3,500 people at Brussels demonstration against the war in Ukraine
3,500 people took to the streets of Brussels on Sunday afternoon to call for an end to the war in Ukraine. Many of those taking part were people of Ukrainian descent. The Demonstrators’ message is clear: Russia must stop its military action in Ukraine and Europe should do more to help the country.
The demonstration set off at around 2pm and headed for the Jean Rey Square in Brussels’ European District. The demonstrators carried placards with slogans such as "Stop the war" "Europe show courage and act now” and “Close air space”.
Some demonstrators carried yellow flowers tied together with blue ribbons as they chanted “Russians go home!”.
Yana Brovidy of Promote Ukraine that is one of the organisations behind Sunday’s demonstration told journalists that "Ukraine should be given support in every way possible. Ukrainians don’t want to be refugees in Europe. They want to defend and keep their country”.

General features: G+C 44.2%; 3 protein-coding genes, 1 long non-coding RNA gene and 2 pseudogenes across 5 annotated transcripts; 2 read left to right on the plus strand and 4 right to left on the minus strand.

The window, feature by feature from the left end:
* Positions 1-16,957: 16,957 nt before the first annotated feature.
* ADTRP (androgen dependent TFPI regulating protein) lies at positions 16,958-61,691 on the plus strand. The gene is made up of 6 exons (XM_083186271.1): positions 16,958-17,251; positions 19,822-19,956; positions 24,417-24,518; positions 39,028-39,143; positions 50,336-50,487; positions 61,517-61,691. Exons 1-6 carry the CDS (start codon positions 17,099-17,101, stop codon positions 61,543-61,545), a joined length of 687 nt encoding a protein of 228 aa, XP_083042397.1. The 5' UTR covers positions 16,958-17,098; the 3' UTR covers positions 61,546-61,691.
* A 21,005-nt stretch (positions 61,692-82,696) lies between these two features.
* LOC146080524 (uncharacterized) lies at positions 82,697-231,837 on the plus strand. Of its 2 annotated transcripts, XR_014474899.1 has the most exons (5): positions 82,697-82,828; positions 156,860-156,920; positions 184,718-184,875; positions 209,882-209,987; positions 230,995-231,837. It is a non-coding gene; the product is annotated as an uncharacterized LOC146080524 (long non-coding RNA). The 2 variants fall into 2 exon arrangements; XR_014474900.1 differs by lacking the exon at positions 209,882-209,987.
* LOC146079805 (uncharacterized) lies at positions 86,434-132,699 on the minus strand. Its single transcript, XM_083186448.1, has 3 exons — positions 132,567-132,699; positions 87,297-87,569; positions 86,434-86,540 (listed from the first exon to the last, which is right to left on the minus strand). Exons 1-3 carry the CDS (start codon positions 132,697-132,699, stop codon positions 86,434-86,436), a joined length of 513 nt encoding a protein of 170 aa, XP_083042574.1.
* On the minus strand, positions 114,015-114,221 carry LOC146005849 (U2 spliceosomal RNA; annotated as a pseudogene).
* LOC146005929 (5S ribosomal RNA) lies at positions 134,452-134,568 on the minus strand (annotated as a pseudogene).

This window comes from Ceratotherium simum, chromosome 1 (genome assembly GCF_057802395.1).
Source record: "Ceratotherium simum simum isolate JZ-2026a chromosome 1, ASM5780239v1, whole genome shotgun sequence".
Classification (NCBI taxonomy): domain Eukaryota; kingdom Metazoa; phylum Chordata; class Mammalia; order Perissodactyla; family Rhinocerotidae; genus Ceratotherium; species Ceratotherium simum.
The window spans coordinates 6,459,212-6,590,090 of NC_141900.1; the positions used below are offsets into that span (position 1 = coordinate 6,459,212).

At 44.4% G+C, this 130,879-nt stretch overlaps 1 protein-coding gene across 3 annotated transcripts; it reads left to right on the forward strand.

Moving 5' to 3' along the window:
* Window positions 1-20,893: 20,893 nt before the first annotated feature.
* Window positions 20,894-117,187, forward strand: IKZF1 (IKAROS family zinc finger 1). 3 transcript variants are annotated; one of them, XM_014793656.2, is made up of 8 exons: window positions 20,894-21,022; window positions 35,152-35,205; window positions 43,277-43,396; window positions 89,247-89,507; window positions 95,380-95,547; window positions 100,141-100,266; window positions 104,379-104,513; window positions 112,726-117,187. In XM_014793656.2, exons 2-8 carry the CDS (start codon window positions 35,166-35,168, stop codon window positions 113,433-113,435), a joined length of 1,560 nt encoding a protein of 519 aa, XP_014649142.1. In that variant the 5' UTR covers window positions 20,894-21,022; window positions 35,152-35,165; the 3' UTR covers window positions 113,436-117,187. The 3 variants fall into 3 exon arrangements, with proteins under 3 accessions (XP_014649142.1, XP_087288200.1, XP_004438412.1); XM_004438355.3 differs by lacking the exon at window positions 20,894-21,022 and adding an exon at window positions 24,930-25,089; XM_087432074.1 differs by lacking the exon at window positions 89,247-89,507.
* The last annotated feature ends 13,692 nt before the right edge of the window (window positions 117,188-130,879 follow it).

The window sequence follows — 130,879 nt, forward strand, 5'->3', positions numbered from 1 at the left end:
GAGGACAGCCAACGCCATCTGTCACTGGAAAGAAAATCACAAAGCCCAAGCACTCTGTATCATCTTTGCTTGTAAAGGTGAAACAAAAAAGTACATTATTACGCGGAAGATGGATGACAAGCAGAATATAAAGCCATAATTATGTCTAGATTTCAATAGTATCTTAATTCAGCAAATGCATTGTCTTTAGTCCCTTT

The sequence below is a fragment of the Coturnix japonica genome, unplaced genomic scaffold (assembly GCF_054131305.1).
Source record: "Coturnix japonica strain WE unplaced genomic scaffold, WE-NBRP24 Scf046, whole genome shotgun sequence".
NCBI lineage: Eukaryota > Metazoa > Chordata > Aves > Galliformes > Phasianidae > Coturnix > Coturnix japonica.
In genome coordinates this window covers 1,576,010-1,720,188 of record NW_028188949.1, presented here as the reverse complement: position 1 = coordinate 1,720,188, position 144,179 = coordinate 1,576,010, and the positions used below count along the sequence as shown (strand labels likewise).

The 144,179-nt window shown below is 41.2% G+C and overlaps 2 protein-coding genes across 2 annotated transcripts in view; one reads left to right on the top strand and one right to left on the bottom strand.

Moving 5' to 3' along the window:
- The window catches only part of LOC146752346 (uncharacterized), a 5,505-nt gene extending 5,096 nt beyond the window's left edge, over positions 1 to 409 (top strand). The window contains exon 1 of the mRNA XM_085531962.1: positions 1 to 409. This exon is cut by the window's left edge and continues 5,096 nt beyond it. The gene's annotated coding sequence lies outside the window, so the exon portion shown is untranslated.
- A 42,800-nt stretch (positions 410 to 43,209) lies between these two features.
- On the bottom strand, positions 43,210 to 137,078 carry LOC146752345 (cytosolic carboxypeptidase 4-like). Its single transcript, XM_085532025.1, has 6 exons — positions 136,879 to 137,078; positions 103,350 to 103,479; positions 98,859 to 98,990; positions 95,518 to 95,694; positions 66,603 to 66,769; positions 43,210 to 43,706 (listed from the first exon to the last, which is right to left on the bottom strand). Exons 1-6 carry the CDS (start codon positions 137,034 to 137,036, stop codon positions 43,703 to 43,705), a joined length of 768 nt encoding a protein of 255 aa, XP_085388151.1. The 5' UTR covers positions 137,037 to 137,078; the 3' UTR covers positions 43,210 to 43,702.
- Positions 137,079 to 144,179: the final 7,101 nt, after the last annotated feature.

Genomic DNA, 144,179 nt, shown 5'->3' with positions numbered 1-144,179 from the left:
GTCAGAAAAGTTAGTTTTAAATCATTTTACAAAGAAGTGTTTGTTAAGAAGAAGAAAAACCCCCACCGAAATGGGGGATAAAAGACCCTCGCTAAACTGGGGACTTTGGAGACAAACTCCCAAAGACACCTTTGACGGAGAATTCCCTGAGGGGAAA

Many Ukrainian nationals were present, including 38-year-old Maria. "Our main request is to close the air space above Ukraine. My parents who are pensioners worked in a nuclear power plant in the south. They still live nearby and my father who is ill cannot leave the country. He is currently living in fear after the attack on the Zaporizhia power plant. It’s crazy … I’m sure that if we close Ukrainian air space the war would quickly come to an end”, she said
"When I was 18 I demonstrated against the war in Vietnam”.
There were also many Belgians at the demonstration."To see these people losing everything, these villages and houses razed to the ground for nothing, it’s unbearable.", Pierre Demaret, a former rector of the Francophone Free University of Brussels (ULB) said.
"I hadn’t been to a demonstration for a very long time. When I was 18 I demonstrated against the war in Vietnam”.
“For the first time in the history of the Europe, we were approaching a century without war. Now we are at a turning point. All of Europe will rearm. Putin appears isolated and has isolated himself more and more, but the risk of a snowball effect is real," Pierre Demaret fears.